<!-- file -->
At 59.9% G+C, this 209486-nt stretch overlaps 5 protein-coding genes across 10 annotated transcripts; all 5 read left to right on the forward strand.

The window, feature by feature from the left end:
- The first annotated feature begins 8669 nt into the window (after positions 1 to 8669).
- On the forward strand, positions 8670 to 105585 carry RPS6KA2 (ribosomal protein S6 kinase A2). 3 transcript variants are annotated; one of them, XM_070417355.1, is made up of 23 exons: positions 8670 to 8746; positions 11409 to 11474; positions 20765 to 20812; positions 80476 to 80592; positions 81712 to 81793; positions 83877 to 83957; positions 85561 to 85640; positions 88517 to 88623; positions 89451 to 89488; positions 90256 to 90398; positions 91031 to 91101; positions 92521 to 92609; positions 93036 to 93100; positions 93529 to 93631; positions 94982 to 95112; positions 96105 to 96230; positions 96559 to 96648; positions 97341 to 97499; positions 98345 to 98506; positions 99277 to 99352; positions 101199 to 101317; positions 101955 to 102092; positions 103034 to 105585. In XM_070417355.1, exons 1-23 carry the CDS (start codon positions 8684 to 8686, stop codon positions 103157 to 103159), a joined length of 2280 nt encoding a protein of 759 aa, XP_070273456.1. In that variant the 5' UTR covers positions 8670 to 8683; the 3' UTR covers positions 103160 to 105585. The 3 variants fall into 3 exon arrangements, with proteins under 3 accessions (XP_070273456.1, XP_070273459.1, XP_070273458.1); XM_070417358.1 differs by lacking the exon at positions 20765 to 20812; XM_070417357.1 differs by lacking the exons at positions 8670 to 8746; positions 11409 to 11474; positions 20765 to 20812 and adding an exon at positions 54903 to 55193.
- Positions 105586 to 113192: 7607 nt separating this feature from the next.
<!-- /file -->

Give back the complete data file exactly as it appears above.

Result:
At 59.9% G+C, this 209486-nt stretch overlaps 5 protein-coding genes across 10 annotated transcripts; all 5 read left to right on the forward strand.

The window, feature by feature from the left end:
- The first annotated feature begins 8669 nt into the window (after positions 1 to 8669).
- On the forward strand, positions 8670 to 105585 carry RPS6KA2 (ribosomal protein S6 kinase A2). 3 transcript variants are annotated; one of them, XM_070417355.1, is made up of 23 exons: positions 8670 to 8746; positions 11409 to 11474; positions 20765 to 20812; positions 80476 to 80592; positions 81712 to 81793; positions 83877 to 83957; positions 85561 to 85640; positions 88517 to 88623; positions 89451 to 89488; positions 90256 to 90398; positions 91031 to 91101; positions 92521 to 92609; positions 93036 to 93100; positions 93529 to 93631; positions 94982 to 95112; positions 96105 to 96230; positions 96559 to 96648; positions 97341 to 97499; positions 98345 to 98506; positions 99277 to 99352; positions 101199 to 101317; positions 101955 to 102092; positions 103034 to 105585. In XM_070417355.1, exons 1-23 carry the CDS (start codon positions 8684 to 8686, stop codon positions 103157 to 103159), a joined length of 2280 nt encoding a protein of 759 aa, XP_070273456.1. In that variant the 5' UTR covers positions 8670 to 8683; the 3' UTR covers positions 103160 to 105585. The 3 variants fall into 3 exon arrangements, with proteins under 3 accessions (XP_070273456.1, XP_070273459.1, XP_070273458.1); XM_070417358.1 differs by lacking the exon at positions 20765 to 20812; XM_070417357.1 differs by lacking the exons at positions 8670 to 8746; positions 11409 to 11474; positions 20765 to 20812 and adding an exon at positions 54903 to 55193.
- Positions 105586 to 113192: 7607 nt separating this feature from the next.